Posted on March 29, 2013 · Posted in Brain Injury

For all its supposed concern and lip service about worrying about its players, the National Football League continues to stubbornly refuse to face facts about the link between repeated head injuries and long term brain damage.

This is clearly demonstrated by a telling story that The New York Times published Thursday, “N.F.L. Doctor Says Disease Is Overstated.”

The article said that according to an internal memorandum, a physician on the NFL’s head, neck and spine committee wanted a mention of chronic traumatic encephalopathy, CTE, removed from a fact sheet for retired players that was being drafted by the National Institute for Occupational Safety and Health (NIOSH).

CTE, a degenerative brain diseases whose symptoms are similar to Alzheimer’s, has been found in the brains of dozens of deceased football and hockey players — including several who have committed suicide. All evidence points to repeated head trauma as the cause of this disease.

Yet when the government sought input from experts when it was preparing its brain injury fact sheet for retired NFL players, the unidentified NFL doctor wanted the reference to CTE taken out, according to The Times.

The doctor noted that CTE wasn’t on the death certificates of the deceased players and suggested that the term traumatic brain injury, TBI, be used in the fact sheet rather than CTE.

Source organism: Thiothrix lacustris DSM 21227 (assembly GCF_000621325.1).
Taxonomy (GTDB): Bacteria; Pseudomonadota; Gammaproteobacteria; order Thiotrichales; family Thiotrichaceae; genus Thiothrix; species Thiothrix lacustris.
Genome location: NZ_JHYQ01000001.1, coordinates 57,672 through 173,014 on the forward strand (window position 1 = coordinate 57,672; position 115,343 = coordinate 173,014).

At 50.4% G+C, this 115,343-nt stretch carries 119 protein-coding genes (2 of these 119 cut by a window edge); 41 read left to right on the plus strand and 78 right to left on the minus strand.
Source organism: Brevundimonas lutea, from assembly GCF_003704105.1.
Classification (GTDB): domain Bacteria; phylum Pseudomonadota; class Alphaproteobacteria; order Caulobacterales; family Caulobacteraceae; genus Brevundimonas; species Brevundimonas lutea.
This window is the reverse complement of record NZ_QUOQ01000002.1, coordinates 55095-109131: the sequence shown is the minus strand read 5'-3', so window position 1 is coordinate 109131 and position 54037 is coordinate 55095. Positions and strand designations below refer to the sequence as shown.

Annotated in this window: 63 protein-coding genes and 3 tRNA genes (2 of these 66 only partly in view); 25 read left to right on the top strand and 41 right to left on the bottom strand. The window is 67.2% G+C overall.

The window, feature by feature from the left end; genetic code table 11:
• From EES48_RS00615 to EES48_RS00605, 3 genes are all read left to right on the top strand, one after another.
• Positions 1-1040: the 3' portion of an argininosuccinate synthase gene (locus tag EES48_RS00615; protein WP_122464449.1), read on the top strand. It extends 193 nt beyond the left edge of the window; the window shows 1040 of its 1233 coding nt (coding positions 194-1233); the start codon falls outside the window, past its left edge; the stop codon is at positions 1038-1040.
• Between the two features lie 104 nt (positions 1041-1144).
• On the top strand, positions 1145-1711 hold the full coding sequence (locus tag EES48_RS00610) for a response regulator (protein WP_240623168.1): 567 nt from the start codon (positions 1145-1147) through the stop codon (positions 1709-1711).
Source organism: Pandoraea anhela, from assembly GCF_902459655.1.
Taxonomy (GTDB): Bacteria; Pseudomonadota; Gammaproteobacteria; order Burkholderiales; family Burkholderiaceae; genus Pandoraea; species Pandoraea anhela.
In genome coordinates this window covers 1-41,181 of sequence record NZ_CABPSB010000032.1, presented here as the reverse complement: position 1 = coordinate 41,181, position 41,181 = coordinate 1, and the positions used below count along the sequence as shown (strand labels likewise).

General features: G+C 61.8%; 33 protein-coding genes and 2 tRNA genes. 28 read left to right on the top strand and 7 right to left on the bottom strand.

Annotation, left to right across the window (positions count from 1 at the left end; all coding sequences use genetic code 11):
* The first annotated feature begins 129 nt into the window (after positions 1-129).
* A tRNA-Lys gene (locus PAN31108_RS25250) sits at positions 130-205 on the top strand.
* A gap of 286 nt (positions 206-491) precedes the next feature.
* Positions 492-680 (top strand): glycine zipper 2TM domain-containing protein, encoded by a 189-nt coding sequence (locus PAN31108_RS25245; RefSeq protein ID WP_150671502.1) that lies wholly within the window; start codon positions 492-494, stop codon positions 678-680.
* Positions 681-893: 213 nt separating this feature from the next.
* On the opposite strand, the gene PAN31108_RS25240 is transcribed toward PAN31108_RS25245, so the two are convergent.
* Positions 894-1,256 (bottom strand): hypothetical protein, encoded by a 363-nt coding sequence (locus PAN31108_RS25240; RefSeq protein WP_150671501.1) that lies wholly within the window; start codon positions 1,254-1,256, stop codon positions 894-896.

It would be a pretty good trick to have CTE on a death certificate, since it requires careful examination of a sample of a person’s brain tissue to diagnose. And that kind of work isn’t usually done until months after a person has passed away, and a brain sample is easy to harvest.

The NFL doctor’s suggested change was tossed out, as well it should have been. The Times quoted experts who said that the doctor’s desire to eliminate the CTE reference “was inappropriate and not in line with prevailing research.”

But then, brain injury and CTE are touchy subjects for the NFL, which is being sued by about 4,000 of its current and former players over the issue.

The fact sheet that NIOSH distributed in January was based on research that had found that players could be at a greater risk of death from Alzheimer’s and other brain malfunctions, according to The Times.





About the Author

Attorney Gordon S. Johnson, Jr.
Past Chair Traumatic Brain Injury Litigation Group, American Association of Justice :: 800-992-9447